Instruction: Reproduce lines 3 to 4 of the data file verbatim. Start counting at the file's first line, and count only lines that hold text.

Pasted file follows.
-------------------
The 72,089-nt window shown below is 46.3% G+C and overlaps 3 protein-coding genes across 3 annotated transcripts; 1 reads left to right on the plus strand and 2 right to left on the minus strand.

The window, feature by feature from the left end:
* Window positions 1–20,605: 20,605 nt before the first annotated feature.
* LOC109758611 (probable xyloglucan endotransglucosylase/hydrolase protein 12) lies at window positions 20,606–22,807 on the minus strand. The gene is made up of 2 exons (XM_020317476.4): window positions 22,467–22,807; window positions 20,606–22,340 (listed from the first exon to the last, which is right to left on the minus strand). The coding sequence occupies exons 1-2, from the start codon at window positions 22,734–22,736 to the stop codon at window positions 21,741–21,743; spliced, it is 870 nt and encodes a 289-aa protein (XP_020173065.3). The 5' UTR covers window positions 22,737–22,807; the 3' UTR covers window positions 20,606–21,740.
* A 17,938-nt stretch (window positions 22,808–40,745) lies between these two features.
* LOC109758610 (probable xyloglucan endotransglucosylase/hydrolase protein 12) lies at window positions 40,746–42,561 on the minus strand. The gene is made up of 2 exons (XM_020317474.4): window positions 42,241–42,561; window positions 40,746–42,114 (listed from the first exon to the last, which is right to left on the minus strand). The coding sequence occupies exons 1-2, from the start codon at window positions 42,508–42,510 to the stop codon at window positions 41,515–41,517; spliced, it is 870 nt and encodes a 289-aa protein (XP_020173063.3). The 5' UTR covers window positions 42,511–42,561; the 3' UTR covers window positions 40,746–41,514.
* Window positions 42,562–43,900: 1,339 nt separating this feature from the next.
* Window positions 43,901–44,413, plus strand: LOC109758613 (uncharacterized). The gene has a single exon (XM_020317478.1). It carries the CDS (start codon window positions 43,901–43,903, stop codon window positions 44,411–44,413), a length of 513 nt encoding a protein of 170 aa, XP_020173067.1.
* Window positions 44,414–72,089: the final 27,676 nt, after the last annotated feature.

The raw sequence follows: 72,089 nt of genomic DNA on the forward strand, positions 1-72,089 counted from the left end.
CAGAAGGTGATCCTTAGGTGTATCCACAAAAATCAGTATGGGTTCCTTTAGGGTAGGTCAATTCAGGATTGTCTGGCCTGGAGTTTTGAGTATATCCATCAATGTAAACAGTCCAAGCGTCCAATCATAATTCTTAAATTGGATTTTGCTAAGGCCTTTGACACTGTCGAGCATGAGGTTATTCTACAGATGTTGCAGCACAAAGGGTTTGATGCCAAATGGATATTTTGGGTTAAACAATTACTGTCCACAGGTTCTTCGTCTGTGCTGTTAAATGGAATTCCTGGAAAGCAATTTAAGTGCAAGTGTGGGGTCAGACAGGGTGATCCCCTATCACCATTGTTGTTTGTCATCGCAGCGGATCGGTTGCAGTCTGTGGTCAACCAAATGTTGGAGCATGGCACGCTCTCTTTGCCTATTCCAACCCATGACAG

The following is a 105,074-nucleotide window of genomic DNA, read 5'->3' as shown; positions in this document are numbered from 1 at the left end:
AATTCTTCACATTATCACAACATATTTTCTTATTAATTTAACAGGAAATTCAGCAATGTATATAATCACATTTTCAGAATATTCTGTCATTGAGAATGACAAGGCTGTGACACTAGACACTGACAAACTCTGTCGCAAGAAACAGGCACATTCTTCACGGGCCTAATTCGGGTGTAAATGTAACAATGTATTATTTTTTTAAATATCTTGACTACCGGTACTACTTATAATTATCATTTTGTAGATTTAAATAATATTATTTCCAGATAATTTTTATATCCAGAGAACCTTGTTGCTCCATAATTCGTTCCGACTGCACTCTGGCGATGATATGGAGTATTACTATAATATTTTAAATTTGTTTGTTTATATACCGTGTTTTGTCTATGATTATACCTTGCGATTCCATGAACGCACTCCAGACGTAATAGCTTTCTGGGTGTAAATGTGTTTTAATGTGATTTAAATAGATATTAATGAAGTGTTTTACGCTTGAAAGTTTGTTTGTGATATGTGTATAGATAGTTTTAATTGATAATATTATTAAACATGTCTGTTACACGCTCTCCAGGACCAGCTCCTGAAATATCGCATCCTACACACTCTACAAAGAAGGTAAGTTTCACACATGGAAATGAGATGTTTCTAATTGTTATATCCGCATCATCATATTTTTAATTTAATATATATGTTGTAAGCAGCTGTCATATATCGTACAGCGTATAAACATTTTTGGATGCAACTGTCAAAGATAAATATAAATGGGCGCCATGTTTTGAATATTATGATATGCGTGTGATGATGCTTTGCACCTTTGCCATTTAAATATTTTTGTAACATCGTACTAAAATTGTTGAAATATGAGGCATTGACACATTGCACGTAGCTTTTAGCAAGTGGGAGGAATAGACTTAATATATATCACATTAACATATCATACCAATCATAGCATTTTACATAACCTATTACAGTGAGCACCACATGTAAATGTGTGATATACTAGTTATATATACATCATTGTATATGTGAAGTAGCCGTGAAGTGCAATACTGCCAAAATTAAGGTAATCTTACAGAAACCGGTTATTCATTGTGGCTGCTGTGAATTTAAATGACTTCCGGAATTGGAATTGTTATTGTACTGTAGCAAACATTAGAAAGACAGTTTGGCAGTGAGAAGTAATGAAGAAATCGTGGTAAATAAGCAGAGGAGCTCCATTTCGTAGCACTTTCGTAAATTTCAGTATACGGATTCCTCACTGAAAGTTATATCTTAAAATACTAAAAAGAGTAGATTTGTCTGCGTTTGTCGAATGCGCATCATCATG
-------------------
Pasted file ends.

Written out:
* Window positions 1–20,605: 20,605 nt before the first annotated feature.
* LOC109758611 (probable xyloglucan endotransglucosylase/hydrolase protein 12) lies at window positions 20,606–22,807 on the minus strand. The gene is made up of 2 exons (XM_020317476.4): window positions 22,467–22,807; window positions 20,606–22,340 (listed from the first exon to the last, which is right to left on the minus strand). The coding sequence occupies exons 1-2, from the start codon at window positions 22,734–22,736 to the stop codon at window positions 21,741–21,743; spliced, it is 870 nt and encodes a 289-aa protein (XP_020173065.3). The 5' UTR covers window positions 22,737–22,807; the 3' UTR covers window positions 20,606–21,740.